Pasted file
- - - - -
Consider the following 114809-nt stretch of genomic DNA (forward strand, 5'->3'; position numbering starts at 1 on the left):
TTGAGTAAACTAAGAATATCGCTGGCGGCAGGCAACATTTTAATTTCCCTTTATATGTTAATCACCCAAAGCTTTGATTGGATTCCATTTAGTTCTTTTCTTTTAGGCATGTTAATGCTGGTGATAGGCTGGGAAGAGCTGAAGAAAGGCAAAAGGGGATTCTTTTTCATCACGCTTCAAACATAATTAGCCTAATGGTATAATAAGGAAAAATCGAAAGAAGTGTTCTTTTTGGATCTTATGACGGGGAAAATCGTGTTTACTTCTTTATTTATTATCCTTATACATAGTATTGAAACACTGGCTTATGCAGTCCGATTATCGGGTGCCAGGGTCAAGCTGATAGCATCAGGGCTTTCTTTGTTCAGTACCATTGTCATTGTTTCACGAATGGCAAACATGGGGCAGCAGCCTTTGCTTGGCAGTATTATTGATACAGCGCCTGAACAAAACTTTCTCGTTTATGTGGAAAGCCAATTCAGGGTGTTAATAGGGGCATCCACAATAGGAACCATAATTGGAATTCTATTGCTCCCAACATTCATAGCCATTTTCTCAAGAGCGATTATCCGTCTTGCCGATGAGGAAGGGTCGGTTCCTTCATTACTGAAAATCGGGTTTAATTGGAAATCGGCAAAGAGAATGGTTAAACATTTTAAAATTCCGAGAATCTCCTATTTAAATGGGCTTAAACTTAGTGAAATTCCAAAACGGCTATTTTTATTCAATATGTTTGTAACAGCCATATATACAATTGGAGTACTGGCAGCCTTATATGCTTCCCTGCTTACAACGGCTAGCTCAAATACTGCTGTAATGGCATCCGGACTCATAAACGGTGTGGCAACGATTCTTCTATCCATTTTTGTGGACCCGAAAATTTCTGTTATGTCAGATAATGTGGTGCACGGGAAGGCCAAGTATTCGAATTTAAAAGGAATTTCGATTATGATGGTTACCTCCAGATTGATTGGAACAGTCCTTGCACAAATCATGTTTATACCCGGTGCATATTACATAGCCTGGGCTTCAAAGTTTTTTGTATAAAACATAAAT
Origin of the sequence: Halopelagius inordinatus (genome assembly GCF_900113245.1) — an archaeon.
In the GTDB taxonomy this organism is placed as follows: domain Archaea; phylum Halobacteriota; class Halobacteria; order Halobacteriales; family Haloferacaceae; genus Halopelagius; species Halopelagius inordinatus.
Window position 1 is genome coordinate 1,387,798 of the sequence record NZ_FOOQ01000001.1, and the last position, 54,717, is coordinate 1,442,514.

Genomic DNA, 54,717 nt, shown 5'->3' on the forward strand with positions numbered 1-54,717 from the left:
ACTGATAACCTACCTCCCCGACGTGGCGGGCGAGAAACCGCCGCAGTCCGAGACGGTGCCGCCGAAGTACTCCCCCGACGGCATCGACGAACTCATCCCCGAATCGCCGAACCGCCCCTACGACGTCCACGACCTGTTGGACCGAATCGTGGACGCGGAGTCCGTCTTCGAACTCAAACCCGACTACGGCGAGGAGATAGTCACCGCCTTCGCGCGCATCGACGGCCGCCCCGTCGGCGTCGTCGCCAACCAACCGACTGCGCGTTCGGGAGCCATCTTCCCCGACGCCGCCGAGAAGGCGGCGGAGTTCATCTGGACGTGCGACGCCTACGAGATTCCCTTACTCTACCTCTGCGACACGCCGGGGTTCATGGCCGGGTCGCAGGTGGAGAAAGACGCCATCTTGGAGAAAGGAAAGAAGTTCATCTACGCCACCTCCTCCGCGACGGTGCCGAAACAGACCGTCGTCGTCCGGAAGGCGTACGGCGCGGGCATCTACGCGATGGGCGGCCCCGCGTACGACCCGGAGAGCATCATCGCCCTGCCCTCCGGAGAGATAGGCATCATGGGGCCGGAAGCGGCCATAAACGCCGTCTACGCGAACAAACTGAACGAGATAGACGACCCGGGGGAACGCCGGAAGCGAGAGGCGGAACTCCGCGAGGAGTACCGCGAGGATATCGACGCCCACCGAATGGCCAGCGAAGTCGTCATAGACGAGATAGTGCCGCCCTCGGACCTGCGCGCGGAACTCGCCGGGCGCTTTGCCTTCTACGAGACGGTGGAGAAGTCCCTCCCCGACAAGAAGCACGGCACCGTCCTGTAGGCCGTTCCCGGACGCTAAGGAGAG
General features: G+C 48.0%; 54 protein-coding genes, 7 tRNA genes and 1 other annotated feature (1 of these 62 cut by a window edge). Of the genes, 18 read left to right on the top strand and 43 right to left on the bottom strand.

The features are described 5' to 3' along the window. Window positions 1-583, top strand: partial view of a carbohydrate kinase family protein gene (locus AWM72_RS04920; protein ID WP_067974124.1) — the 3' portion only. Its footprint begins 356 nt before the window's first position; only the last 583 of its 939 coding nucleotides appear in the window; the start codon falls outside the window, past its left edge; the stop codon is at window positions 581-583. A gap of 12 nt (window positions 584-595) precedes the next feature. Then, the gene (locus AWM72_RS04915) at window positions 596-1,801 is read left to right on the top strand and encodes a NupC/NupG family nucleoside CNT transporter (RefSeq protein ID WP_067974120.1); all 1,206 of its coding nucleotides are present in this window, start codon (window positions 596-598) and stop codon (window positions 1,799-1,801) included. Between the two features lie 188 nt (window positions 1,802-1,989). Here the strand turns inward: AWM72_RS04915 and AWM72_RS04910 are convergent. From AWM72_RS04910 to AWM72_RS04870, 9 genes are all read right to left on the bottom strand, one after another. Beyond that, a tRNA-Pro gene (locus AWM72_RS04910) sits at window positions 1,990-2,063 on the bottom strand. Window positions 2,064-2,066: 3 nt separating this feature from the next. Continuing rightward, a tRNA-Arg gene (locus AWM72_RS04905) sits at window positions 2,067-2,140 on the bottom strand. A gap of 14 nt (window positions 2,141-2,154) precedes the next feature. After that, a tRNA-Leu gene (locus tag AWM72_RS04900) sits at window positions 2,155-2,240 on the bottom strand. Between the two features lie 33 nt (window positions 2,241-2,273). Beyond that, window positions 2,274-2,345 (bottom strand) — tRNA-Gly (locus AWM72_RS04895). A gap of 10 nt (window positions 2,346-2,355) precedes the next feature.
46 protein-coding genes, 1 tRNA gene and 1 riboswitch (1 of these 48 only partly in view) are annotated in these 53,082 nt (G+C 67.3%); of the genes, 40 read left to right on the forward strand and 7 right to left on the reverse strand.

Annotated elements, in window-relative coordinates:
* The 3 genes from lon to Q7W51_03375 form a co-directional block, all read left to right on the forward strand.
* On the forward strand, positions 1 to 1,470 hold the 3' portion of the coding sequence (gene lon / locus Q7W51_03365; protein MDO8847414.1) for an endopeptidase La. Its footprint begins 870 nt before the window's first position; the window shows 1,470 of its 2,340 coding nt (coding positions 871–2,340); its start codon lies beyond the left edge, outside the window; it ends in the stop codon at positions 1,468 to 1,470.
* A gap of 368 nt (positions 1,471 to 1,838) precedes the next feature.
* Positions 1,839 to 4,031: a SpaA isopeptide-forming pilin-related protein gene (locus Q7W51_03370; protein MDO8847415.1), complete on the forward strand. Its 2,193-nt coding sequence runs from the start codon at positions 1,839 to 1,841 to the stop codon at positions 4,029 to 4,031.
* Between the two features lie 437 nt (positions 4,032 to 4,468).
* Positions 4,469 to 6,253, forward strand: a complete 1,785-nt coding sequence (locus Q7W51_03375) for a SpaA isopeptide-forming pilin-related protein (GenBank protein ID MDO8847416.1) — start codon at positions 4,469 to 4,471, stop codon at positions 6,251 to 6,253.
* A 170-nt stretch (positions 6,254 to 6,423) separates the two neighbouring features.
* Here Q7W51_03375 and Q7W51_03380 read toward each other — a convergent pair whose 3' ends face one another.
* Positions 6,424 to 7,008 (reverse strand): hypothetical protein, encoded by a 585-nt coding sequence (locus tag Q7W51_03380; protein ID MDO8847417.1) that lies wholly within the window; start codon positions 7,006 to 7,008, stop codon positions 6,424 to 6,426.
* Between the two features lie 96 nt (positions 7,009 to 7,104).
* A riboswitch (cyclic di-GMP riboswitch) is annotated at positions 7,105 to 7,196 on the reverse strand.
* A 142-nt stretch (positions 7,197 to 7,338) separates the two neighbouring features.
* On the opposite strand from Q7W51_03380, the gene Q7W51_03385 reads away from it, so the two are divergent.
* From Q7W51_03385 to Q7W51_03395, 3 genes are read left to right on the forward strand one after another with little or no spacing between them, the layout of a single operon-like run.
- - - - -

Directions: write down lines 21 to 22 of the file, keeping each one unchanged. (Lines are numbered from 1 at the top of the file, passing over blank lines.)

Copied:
* Between the two features lie 96 nt (positions 7,009 to 7,104).
* A riboswitch (cyclic di-GMP riboswitch) is annotated at positions 7,105 to 7,196 on the reverse strand.